May Fishing on the Ruby River

May weather, stream flows, and summary

The ability to fish the Ruby River during the month of May varies from year to year and week to week. Even with Ruby Dam, stream flows below the dam can be flowing fast and high, creating very difficult fishing conditions. However, if snowmelt run off is delayed and stream flows above and below Ruby Reservoir remain low enough, strong hatches of caddis can provide exceptional fishing. 

In most years, stream flows rise above 200 cubic feet per second (cfs) by the first week of May. Above and below the reservoir, fishing can still occur at these flows, but access is challenging. By the beginning of the second week of May flows are typically 300 cfs, which makes walk-and-wade angling basically impossible. At flows above 300 cfs the river is bank-full and the predominance of private property on the Ruby River makes getting around the river’s thick willow-lined banks an insurmountable feet without trespassing.  

It is rare that windows of fishable conditions occur in May on the Ruby River. Because stream flows below Ruby Dam are regulated, it is very rare that once they rise above 300 cfs, that they drop below 300 cfs. Above the reservoir, if a prolonged cold front causes snowmelt runoff to subside for a few days, some Mother’s Day caddis hatches can occur, but the weather must line up perfectly for river conditions to allow for stream flows and clarity to be conducive for feeding fish. 

May on the Ruby River is the wettest month of the year with over 2” inches of rain and a 1” of snow. Hours of sunlight increase to almost 15 hours by the end of the month. Daily high temperatures climb considerably throughout the month from a cool 55 degrees F early in May to nearly 70 degrees F later in the month, thus helping to speed runoff.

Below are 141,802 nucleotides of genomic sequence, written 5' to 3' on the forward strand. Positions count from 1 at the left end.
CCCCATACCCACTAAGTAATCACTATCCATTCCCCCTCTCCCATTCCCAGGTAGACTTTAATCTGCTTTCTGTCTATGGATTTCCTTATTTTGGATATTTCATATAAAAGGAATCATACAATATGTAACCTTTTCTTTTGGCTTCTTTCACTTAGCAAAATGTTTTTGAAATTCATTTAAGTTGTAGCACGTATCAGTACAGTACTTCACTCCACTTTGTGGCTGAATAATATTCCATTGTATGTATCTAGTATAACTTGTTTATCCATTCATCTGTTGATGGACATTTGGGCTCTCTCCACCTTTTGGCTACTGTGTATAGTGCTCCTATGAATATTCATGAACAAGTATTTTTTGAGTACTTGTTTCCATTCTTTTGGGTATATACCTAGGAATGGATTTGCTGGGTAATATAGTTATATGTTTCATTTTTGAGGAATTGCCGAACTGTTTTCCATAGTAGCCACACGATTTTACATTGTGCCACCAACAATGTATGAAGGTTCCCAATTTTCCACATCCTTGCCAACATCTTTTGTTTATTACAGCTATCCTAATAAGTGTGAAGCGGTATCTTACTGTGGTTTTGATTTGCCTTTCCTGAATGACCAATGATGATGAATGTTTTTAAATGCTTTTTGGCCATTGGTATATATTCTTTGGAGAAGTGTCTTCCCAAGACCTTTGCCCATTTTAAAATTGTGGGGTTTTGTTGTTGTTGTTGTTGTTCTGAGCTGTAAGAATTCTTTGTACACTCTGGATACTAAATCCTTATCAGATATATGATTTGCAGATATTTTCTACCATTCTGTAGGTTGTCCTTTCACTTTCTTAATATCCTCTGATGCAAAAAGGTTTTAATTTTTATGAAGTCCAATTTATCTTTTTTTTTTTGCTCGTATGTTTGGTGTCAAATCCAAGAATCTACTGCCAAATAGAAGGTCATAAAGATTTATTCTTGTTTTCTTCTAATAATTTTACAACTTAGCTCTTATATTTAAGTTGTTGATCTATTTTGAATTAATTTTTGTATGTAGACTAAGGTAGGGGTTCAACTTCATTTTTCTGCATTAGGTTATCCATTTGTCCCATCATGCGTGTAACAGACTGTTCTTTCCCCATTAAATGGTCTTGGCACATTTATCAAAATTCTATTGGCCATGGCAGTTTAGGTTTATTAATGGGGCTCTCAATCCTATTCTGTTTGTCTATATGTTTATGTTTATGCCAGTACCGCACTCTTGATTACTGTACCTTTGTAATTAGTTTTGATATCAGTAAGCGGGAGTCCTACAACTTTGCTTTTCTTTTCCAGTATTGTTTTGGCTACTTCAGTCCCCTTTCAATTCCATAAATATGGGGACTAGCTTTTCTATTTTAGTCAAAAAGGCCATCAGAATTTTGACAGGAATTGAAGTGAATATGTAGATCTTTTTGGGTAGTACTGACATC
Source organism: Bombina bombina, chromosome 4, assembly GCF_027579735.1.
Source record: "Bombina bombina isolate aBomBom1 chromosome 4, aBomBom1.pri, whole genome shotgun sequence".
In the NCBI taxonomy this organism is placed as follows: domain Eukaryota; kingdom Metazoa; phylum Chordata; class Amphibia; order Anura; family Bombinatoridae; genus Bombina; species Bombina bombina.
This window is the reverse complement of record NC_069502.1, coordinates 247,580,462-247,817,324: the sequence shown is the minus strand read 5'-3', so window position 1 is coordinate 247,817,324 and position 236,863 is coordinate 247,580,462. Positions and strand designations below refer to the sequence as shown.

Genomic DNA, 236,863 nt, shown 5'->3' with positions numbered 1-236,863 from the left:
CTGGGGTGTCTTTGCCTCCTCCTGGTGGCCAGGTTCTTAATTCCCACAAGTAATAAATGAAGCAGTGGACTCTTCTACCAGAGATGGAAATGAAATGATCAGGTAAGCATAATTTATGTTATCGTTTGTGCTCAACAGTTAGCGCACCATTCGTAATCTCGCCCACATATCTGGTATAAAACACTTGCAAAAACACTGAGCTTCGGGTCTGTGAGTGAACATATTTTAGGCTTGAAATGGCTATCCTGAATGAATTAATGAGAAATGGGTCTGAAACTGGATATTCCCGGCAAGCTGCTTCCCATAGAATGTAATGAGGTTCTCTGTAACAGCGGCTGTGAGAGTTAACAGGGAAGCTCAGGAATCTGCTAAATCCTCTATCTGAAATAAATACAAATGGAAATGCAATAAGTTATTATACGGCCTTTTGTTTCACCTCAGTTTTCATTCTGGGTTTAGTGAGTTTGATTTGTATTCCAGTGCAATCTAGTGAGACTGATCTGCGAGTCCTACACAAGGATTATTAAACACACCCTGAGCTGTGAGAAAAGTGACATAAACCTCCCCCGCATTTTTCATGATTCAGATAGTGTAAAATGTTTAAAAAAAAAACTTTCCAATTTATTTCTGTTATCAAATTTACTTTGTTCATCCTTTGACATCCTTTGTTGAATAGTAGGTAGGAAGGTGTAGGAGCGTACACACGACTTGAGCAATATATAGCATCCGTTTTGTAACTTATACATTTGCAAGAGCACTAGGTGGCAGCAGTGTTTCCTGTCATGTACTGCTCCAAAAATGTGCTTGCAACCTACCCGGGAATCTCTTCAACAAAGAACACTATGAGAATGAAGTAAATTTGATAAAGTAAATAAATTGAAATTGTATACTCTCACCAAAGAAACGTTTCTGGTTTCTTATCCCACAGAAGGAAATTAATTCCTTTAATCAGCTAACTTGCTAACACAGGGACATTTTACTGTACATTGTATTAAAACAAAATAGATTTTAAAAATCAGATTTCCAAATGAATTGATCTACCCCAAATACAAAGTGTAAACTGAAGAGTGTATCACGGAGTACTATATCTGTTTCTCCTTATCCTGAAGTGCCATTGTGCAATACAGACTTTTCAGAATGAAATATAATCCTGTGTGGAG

The first two weeks of May serve up the greatest opportunity for fishable conditions. Caddis can hatch in abundance during a fishable window and the dry fly fishing can be exceptional. The ideal scenario for this to occur is daytime highs not above 70 degrees F and nighttime lows not above freezing. If this weather pattern holds for several days, on the river above the reservoir stream flows may drop and clarity improves, whereas on the river below Ruby Dam, regulators have to drop the outflows from Ruby Dam below 300 cfs. 

A few public access sites exist on the river below Ruby Dam, but when stream flows are above 200 cfs walking-and-wading and avoiding private property is difficult, and when stream flows rise above 300 cfs avoiding private property is impossible. 

May fishing: what to expect

Because most of May stream flows above and below Ruby Reservoir are above 300 cubic feet per second (cfs), fly fishing the Ruby River is downright difficult. The river is often high and fully in its banks. Because most of the Ruby River is surrounded by private property, access is challenging. 

However, if the weather becomes unseasonably cold, stream flows could drop. But, for a strong caddis hatch to occur, temperatures must climb above 50 degrees F. The best window of ideal water temperatures is also reliant on rising air temperatures. This also means snowmelt runoff can begin, making the opportunity to fish a caddis hatch on the Ruby River less likely than winning in Vegas by betting it all on black.